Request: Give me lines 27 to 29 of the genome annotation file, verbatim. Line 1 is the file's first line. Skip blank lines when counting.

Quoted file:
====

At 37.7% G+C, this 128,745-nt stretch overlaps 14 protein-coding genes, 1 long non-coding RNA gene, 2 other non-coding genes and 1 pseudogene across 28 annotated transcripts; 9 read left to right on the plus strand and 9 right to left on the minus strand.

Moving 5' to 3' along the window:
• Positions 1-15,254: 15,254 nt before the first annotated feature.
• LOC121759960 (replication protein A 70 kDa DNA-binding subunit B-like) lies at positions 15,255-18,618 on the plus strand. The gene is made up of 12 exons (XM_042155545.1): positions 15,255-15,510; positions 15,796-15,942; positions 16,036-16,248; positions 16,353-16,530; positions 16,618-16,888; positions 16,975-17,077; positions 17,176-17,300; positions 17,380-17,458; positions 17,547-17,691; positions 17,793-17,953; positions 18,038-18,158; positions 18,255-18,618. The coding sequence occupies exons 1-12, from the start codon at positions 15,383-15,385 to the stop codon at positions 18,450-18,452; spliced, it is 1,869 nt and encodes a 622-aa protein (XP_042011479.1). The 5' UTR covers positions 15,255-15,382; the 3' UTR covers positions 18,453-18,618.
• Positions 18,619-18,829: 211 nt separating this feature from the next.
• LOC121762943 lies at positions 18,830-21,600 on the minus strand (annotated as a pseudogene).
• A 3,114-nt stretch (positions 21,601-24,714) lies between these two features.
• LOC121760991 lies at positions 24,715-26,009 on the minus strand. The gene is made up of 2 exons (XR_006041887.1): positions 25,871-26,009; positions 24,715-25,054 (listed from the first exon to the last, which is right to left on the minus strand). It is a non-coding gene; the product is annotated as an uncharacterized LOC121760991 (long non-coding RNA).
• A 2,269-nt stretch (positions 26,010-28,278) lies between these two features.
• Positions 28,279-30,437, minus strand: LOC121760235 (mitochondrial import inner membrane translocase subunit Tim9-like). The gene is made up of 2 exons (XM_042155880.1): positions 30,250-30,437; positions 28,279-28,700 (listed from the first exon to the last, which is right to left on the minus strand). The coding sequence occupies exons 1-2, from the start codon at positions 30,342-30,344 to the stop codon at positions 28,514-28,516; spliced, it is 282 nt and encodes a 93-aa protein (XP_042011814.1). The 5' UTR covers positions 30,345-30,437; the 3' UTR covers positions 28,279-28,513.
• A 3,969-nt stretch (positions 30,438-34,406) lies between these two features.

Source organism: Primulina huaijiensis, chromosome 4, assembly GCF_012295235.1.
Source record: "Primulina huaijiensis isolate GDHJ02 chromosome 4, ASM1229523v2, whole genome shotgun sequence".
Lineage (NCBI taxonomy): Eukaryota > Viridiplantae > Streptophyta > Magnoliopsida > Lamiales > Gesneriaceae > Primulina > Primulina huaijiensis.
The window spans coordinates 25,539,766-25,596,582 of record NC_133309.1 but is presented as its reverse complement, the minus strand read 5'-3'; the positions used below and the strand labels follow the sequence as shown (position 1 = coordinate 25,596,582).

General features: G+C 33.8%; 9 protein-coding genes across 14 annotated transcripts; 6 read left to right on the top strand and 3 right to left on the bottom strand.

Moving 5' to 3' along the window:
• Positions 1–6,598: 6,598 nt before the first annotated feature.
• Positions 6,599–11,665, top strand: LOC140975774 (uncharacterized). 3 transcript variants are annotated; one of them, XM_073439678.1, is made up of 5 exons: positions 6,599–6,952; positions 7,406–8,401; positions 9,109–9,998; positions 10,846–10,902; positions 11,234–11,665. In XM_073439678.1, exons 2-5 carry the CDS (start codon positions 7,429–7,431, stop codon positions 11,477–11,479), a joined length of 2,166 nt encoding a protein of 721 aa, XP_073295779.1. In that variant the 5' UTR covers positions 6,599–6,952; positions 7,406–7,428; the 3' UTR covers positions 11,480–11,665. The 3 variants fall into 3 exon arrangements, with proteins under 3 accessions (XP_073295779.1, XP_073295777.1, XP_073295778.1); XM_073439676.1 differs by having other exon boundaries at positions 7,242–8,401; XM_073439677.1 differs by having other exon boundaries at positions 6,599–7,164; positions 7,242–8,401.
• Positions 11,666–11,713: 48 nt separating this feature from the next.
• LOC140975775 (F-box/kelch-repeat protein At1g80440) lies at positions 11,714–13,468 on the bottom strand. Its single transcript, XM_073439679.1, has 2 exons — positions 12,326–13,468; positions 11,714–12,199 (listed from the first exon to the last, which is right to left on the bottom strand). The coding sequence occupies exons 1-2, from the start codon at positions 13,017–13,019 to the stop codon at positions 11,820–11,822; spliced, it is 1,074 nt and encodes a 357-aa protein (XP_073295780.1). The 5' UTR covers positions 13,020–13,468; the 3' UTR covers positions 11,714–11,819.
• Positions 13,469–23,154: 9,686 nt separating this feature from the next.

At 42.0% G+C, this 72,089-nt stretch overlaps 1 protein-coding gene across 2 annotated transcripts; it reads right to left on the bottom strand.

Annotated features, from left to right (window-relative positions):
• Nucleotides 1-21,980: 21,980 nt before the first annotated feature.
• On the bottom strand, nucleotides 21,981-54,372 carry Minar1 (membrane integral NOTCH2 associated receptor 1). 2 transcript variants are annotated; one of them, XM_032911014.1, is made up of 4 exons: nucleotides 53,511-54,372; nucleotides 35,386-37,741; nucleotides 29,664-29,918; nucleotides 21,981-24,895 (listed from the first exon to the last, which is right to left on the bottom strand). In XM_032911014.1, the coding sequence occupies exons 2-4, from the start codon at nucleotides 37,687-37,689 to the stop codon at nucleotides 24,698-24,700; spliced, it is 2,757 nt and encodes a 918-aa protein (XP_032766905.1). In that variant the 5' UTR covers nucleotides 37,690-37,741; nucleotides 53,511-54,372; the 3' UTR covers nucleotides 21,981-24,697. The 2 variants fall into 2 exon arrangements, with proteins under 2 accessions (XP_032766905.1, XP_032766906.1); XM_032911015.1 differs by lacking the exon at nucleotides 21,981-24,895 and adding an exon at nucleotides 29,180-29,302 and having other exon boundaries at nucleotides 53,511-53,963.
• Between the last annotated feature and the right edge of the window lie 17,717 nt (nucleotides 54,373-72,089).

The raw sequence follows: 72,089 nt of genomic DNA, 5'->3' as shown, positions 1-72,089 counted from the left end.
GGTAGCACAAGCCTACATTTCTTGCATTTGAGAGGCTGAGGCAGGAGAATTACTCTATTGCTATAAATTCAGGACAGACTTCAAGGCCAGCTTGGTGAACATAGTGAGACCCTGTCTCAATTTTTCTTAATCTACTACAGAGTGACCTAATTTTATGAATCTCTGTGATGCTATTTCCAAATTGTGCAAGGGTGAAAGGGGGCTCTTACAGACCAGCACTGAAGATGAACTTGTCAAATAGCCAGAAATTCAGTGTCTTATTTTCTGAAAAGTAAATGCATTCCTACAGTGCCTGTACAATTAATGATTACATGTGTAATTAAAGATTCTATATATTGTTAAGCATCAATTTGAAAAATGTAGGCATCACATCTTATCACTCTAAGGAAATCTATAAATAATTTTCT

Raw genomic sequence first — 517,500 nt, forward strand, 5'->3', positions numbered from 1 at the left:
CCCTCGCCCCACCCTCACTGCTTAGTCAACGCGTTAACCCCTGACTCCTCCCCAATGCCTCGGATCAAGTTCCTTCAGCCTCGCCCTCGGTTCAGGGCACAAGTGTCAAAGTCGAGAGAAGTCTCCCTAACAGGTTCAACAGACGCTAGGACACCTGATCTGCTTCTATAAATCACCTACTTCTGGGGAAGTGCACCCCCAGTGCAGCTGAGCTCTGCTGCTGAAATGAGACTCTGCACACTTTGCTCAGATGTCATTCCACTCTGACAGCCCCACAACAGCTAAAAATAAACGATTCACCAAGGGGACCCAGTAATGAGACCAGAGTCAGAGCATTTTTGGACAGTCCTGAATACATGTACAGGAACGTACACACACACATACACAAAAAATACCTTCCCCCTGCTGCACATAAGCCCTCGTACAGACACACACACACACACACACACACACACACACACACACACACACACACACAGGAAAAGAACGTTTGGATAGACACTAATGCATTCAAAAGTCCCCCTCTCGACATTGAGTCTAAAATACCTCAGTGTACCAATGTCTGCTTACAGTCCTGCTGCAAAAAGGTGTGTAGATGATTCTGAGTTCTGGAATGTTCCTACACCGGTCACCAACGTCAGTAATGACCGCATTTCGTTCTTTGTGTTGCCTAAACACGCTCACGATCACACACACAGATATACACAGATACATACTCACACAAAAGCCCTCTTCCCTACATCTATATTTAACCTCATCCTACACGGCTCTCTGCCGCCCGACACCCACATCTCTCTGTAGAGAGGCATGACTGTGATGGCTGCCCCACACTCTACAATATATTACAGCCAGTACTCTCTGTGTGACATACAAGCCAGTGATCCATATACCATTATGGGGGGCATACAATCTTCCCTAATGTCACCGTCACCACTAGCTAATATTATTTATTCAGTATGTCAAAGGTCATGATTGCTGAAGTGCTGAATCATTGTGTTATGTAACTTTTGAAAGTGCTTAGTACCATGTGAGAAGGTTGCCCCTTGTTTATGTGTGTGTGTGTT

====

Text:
• Between the last annotated feature and the right edge of the window lie 17,717 nt (nucleotides 54,373-72,089).

The raw sequence follows: 72,089 nt of genomic DNA, 5'->3' as shown, positions 1-72,089 counted from the left end.
GGTAGCACAAGCCTACATTTCTTGCATTTGAGAGGCTGAGGCAGGAGAATTACTCTATTGCTATAAATTCAGGACAGACTTCAAGGCCAGCTTGGTGAACATAGTGAGACCCTGTCTCAATTTTTCTTAATCTACTACAGAGTGACCTAATTTTATGAATCTCTGTGATGCTATTTCCAAATTGTGCAAGGGTGAAAGGGGGCTCTTACAGACCAGCACTGAAGATGAACTTGTCAAATAGCCAGAAATTCAGTGTCTTATTTTCTGAAAAGTAAATGCATTCCTACAGTGCCTGTACAATTAATGATTACATGTGTAATTAAAGATTCTATATATTGTTAAGCATCAATTTGAAAAATGTAGGCATCACATCTTATCACTCTAAGGAAATCTATAAATAATTTTCT